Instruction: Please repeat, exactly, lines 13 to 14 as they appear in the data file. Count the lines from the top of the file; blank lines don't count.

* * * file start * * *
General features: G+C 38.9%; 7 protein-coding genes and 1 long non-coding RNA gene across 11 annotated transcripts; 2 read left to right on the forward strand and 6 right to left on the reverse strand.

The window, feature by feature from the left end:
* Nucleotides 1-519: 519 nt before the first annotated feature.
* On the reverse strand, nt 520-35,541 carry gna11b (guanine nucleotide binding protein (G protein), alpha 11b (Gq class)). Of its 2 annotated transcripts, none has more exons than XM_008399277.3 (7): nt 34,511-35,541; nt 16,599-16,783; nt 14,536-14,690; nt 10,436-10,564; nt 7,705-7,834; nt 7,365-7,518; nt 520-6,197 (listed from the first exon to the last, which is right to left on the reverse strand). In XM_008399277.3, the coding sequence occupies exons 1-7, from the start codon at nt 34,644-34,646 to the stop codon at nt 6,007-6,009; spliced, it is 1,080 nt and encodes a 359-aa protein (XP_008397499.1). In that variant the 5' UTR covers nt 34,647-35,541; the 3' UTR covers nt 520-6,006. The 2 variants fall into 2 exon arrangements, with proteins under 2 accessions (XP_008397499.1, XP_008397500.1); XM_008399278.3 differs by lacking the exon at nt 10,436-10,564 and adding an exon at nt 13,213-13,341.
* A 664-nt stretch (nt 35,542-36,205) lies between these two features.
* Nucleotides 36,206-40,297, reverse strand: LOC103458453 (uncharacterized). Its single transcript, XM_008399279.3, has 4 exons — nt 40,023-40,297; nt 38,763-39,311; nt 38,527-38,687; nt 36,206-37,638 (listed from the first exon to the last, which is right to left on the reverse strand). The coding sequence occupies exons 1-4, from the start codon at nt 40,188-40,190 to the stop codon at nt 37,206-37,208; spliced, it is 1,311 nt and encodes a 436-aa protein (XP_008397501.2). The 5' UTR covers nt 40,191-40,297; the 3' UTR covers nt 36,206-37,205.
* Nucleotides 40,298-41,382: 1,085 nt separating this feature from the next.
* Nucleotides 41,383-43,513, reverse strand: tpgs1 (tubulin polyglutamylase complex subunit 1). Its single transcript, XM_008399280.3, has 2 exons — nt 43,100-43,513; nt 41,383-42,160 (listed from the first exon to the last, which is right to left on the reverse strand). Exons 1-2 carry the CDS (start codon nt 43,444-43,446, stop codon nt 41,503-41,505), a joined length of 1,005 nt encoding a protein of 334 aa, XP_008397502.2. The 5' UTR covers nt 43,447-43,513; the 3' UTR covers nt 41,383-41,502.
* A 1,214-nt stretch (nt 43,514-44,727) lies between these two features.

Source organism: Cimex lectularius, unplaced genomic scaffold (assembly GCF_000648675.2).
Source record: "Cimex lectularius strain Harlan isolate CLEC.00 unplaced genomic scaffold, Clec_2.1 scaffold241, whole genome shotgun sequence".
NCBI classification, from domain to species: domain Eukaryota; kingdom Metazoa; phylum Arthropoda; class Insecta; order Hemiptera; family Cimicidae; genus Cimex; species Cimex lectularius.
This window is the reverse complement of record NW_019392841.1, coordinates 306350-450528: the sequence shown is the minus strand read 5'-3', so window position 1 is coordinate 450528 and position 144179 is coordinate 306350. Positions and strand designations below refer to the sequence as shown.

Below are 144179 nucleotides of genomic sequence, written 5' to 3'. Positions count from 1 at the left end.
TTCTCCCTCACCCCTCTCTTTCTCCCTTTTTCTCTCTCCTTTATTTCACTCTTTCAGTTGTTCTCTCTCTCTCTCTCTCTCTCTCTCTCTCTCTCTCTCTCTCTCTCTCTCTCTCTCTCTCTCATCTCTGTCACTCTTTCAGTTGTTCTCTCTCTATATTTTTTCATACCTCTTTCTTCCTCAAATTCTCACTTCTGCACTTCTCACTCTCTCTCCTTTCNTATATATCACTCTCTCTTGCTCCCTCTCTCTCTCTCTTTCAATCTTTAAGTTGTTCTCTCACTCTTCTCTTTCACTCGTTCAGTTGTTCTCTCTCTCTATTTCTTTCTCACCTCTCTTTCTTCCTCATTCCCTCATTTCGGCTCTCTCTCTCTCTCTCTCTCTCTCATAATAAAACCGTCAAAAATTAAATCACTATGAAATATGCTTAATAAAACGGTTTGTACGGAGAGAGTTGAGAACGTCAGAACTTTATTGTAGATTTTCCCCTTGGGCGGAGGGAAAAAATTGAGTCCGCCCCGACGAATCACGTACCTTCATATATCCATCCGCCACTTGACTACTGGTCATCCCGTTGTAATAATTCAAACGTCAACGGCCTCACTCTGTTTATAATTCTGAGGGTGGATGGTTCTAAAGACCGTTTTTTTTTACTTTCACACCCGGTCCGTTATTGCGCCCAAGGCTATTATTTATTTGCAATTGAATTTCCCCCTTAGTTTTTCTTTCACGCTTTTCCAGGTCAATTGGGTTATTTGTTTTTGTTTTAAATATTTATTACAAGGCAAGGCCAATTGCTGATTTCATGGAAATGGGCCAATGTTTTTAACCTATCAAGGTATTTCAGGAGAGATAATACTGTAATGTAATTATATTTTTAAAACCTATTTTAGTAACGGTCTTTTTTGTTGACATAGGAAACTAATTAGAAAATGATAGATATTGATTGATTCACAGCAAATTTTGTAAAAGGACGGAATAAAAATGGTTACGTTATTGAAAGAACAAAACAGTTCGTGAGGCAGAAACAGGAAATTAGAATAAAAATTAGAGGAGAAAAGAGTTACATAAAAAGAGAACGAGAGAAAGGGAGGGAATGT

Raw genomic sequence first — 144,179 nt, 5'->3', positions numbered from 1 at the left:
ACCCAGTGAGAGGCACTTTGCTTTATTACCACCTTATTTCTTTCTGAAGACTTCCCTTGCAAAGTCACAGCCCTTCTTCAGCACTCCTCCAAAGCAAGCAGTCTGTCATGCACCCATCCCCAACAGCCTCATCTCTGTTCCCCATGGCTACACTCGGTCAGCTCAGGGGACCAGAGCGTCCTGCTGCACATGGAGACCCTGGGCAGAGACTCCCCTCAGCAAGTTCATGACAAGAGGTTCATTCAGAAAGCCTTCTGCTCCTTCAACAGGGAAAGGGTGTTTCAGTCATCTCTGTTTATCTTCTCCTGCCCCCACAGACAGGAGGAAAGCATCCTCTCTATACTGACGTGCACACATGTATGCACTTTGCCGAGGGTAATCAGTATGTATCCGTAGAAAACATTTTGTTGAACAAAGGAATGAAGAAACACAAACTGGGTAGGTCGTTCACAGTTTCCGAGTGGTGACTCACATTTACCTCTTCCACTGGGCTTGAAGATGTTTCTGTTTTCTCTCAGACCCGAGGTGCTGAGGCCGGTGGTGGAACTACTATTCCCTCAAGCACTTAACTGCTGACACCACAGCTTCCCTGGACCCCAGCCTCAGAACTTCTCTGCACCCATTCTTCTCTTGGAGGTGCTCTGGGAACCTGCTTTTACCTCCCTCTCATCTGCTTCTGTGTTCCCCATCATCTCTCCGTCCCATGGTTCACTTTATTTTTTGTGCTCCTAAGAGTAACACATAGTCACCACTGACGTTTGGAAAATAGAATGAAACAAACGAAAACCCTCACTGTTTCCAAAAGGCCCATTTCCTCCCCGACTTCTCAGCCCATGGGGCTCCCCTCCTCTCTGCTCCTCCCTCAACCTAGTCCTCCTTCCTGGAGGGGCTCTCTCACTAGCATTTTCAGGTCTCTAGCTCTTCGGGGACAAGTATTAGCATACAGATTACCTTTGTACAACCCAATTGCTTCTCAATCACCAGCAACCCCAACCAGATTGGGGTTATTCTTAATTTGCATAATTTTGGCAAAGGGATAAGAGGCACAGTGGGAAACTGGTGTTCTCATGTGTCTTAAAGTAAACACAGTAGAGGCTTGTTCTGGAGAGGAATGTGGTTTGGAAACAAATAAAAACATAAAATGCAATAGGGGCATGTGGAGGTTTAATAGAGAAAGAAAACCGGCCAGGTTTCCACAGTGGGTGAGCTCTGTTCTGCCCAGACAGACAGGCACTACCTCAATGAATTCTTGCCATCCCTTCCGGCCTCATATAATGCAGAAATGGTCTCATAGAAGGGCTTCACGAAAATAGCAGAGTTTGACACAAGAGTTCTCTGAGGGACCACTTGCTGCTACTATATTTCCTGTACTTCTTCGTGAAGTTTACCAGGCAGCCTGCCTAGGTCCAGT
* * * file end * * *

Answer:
This window is the reverse complement of record NW_019392841.1, coordinates 306350-450528: the sequence shown is the minus strand read 5'-3', so window position 1 is coordinate 450528 and position 144179 is coordinate 306350. Positions and strand designations below refer to the sequence as shown.

Below are 144179 nucleotides of genomic sequence, written 5' to 3'. Positions count from 1 at the left end.